Rich TV. Poor TV: Work, Leisure and the Construction of "Deserved Inequality" in Contemporary Britain.

Wiliamson, Milly and Littler, Jo. 2017. Rich TV. Poor TV: Work, Leisure and the Construction of "Deserved Inequality" in Contemporary Britain. In: June Deery and Andrea Press, eds. Media and Class: TV, Film, and Digital Culture. New York and London: Routledge, pp. 146-161. ISBN 9781315387970 [Book Section]

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Abstract or Description

In January 2017, the UK ITV show This Morning featured a woman, Deborah Hodge, who had recently appeared on the Channel 5 reality TV show On Benefits. Phillip Schofield, one of the show’s presenters, told Hodge that it “quite frankly got my back up” that she had spent £10 on two bottles of Prosecco (fizzy Italian wine) at Christmas and was filmed saying “cheers to the taxpayer for my gift.” The incident was widely reported as Schofield losing his temper, with headlines including “Schofield blasts This Morning guest” and “Schofield hits out at mum” (Minn, 2017). The story and its wider amplification in the media worked on a number of discursive levels. It concertedly stoked pre-existing debate and moral panic about “benefits scroungers.” The arrival of this motif on a show previously distanced from such moral condemnation was itself an event marking the further encroaching of such discourse into the mainstream. Meanwhile, left commentatorsrelatively marginalized in the UK media landscape-pointed out that such “fauxrage” enabled moral posturing about the fecklessness of the poor. In the memorable words of Guardian columnist Phil McDuff, “even if they hung old sacks at their window in lieu of curtains and ate cold beans by the light of recycled candles” to save money, any pleasurable consumption would be considered frivolous waste. Such indignation, he writes, “is a vicious reaction against the poor’s presumptuous insistence on experiencing life as if they were as fully human as the rest of us” (McDuff, 2017). It was also pointed out that while the presenter Philip Schofield was castigating the unemployed about how they spent ten pounds, he was being paid a two-million-pound salary by ITV and had a private net worth valued at twelve million pounds (Singh, 2009; The Richest, 2017).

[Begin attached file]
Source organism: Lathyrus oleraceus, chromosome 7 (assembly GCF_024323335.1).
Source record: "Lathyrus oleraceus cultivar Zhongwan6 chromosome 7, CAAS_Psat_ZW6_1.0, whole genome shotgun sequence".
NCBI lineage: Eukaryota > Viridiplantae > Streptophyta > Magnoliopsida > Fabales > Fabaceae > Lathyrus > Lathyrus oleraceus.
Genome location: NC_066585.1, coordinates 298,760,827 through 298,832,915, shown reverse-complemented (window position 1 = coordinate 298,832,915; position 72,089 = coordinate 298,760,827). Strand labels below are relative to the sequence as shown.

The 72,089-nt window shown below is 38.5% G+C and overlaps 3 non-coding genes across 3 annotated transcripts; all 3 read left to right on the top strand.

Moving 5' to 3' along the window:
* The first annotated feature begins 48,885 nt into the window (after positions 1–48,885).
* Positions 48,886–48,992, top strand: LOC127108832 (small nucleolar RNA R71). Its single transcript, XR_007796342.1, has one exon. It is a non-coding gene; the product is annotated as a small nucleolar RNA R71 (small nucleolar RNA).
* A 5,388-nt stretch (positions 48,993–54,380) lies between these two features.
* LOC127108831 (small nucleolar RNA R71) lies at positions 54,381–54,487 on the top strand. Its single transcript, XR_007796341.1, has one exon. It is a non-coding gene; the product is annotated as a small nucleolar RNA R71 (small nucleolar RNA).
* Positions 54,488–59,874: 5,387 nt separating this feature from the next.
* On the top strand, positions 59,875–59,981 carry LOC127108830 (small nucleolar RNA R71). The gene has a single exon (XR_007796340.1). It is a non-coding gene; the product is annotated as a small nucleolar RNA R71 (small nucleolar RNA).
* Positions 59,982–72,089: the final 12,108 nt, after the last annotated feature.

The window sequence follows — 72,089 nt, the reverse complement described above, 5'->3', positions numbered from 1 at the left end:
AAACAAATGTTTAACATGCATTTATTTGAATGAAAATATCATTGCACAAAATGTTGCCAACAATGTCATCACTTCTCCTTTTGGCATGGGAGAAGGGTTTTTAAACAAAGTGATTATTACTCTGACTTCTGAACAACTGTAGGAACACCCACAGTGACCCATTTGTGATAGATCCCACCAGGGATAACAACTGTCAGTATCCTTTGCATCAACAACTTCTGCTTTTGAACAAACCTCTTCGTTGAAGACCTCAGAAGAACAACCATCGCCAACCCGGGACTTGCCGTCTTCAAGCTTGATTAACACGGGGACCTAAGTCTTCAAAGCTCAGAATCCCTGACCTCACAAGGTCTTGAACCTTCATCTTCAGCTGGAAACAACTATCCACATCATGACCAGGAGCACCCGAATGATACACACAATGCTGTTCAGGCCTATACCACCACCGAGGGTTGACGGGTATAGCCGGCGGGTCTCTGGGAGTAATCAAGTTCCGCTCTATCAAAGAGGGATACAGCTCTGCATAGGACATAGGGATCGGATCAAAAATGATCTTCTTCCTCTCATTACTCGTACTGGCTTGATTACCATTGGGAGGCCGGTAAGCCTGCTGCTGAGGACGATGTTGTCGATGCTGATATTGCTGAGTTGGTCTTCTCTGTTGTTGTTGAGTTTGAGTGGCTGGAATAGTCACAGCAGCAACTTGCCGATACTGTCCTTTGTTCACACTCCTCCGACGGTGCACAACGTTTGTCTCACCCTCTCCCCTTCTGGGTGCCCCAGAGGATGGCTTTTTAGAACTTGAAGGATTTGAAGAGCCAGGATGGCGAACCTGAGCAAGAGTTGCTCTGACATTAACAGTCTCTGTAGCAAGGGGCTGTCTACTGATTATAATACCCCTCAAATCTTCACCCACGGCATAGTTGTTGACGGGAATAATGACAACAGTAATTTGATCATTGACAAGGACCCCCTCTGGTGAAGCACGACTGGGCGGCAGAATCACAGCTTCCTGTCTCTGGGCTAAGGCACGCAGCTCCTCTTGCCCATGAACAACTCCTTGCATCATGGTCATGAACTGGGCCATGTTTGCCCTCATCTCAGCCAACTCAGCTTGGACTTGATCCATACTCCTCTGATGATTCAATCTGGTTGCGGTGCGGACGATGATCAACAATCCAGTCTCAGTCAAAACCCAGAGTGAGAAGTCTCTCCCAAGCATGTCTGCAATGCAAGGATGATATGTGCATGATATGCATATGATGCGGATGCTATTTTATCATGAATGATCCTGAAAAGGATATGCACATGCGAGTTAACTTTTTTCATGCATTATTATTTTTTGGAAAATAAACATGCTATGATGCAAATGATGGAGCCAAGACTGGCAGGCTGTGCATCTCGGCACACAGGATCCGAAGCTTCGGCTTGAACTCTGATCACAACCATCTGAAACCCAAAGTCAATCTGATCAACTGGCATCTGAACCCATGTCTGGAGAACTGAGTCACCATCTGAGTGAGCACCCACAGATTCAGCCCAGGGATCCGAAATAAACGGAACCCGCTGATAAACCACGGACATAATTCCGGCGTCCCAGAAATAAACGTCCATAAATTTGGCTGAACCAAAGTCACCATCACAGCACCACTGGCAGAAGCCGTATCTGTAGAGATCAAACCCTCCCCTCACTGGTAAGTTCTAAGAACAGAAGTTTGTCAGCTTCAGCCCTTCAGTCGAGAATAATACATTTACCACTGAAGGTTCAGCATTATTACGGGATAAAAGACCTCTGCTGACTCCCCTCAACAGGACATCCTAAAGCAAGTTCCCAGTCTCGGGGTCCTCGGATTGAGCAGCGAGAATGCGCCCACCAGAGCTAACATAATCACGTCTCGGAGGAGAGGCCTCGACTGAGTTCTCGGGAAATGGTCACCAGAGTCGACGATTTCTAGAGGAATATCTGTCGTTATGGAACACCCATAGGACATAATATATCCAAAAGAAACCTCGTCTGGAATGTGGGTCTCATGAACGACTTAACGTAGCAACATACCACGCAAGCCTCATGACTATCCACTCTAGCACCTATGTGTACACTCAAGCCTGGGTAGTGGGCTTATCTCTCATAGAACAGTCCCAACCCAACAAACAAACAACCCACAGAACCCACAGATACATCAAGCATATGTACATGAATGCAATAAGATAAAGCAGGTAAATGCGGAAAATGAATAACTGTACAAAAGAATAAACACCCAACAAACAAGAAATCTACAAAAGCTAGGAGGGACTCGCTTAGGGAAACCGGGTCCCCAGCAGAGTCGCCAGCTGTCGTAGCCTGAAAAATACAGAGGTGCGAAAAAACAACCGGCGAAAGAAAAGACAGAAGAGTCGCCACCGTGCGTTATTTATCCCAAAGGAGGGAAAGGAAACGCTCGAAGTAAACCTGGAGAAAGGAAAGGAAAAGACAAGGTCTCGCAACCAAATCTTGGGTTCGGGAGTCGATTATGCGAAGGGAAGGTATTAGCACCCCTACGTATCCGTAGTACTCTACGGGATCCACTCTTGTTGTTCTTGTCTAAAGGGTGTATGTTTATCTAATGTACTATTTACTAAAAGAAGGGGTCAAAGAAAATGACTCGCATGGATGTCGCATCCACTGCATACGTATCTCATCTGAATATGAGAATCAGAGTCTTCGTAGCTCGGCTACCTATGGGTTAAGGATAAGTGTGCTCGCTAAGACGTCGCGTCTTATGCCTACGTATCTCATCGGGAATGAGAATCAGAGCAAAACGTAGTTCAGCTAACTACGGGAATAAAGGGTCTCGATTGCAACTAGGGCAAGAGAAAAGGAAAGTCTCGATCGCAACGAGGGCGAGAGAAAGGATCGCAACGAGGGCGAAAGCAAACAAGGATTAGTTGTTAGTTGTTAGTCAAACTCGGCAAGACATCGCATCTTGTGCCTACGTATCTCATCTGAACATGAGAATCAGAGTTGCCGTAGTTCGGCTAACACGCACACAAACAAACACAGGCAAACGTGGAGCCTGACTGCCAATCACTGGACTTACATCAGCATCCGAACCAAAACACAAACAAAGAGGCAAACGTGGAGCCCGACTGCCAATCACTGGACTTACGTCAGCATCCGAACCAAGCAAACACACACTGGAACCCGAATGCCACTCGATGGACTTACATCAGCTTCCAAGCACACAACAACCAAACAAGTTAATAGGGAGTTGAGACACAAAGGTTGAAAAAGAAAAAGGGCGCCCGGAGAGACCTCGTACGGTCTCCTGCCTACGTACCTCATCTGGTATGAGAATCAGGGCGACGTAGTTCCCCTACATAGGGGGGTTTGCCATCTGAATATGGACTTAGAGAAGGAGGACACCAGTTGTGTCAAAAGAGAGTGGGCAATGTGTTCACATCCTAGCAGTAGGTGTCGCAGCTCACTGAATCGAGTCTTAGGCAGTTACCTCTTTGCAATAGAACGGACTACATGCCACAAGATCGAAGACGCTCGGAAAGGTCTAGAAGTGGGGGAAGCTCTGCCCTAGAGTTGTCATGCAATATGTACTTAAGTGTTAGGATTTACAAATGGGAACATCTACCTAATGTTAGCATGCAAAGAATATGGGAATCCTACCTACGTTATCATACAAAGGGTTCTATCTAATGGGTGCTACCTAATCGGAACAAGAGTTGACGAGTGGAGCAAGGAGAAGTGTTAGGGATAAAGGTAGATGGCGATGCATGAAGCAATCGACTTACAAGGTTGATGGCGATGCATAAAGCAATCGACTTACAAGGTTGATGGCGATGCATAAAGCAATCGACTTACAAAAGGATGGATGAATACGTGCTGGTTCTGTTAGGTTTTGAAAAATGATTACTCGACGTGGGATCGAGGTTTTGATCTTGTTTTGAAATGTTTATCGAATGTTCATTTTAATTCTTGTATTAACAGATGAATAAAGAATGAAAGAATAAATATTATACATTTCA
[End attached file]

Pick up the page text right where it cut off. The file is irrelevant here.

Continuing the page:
Item Type:

Book Section

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Dates:

DateEvent
August 2017Accepted
19 October 2017Published

Item ID:

21091

Date Deposited:

03 Oct 2017 12:45

Last Modified:

29 Apr 2020 16:36

URI:

http://research.gold.ac.uk/id/eprint/21091

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